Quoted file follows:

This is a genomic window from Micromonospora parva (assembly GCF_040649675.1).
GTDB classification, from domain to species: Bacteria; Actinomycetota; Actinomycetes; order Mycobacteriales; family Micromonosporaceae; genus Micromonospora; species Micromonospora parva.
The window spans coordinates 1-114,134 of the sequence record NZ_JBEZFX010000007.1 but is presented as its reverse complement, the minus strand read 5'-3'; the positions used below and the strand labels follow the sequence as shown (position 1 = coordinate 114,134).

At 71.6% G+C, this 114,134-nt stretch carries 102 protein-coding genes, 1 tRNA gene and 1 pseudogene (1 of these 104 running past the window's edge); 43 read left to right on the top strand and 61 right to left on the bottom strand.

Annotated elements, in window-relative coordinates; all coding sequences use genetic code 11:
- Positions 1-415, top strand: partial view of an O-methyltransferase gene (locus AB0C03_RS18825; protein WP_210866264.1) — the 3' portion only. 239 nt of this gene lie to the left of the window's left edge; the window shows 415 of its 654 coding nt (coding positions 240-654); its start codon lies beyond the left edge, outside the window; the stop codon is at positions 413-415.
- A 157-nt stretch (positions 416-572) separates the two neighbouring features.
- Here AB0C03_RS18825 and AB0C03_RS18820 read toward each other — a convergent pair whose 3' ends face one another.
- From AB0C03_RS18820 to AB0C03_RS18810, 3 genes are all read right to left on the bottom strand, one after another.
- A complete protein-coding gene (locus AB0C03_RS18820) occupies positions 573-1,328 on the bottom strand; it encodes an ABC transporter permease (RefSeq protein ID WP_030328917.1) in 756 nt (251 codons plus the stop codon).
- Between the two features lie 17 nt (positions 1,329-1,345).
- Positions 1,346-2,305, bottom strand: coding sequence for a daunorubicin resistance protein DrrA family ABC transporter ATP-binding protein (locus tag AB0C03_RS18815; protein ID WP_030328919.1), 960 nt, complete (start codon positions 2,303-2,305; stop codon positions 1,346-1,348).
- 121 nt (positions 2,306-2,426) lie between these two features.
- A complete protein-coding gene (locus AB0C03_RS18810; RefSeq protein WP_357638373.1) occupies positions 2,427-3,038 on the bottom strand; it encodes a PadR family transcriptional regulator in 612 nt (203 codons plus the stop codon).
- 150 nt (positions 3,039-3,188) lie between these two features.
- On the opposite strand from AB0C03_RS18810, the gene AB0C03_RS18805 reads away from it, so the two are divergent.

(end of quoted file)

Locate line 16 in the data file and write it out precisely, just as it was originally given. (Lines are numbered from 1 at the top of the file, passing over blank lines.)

- On the opposite strand from AB0C03_RS18810, the gene AB0C03_RS18805 reads away from it, so the two are divergent.